|Bid||N/A x N/A|
|Ask||N/A x N/A|
|Day's range||19.48 - 19.98|
|52-week range||19.13 - 27.05|
|Beta (5Y monthly)||0.77|
|PE ratio (TTM)||5.22|
|Forward dividend & yield||2.24 (11.50%)|
|Ex-dividend date||31 Aug 2023|
|1y target est||N/A|
Oil and gas firms Woodside and Santos could overcome any "significant concerns" with a A$80 billion ($52 billion merger) from Australia's competition regulator by selling off some smaller domestic assets, said a source with knowledge of the deal's discussions. The source could not be named as the merger talks between Woodside and Santos are confidential. Woodside and Santos declined to comment, with Santos referring to its statement on Thursday, which said it was "assessing a range of alternative structural options".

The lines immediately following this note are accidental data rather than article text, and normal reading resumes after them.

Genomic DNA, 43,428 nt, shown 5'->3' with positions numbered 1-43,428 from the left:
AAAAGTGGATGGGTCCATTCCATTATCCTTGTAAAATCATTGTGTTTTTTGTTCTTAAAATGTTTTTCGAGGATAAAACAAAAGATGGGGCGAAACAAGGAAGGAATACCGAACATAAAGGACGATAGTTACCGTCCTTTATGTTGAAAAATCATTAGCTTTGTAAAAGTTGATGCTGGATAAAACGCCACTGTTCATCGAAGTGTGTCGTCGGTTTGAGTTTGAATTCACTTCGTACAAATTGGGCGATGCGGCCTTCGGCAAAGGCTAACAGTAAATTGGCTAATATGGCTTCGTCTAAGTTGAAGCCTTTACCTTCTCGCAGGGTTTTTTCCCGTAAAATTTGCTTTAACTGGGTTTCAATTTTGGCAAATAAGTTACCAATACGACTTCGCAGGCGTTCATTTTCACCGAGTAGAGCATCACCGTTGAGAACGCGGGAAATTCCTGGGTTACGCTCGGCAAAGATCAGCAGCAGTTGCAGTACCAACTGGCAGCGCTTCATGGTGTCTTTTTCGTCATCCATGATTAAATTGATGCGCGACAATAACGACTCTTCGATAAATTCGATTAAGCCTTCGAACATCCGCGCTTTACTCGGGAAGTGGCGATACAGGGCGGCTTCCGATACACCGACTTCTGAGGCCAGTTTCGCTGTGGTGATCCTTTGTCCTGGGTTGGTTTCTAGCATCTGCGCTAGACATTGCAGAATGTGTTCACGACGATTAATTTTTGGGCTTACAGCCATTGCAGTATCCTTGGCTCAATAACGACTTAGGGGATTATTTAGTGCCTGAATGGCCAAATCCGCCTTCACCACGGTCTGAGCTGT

A potential A$80bn ($52bn) merger of two of Australia’s largest oil and gas companies to create a national champion in liquefied natural gas reflects a harsh reality in the sector: without global scale, it is hard to remain relevant. Woodside Energy and Santos said on Thursday they had opened talks over a potential deal. If completed, it would consolidate nearly all of Australia’s LNG sector into a single entity.
SYDNEY (Reuters) -Santos Ltd shares jumped on Friday on the prospect of a possible $52 billion merger with bigger Australian rival Woodside, but investors said valuation will be key, while domestic asset sales are likely to be needed to overcome competition concerns. After market hours on Thursday, Woodside and Santos confirmed speculation they were in preliminary talks to create a major oil and gas company, which together would have assets in Australia as well as Alaska, the Gulf of Mexico, Papua New Guinea, Senegal and Trinidad and Tobago. Santos shares jumped nearly 11% in early trade to hit their highest level in five weeks, but pared gains to settle up 6.2%.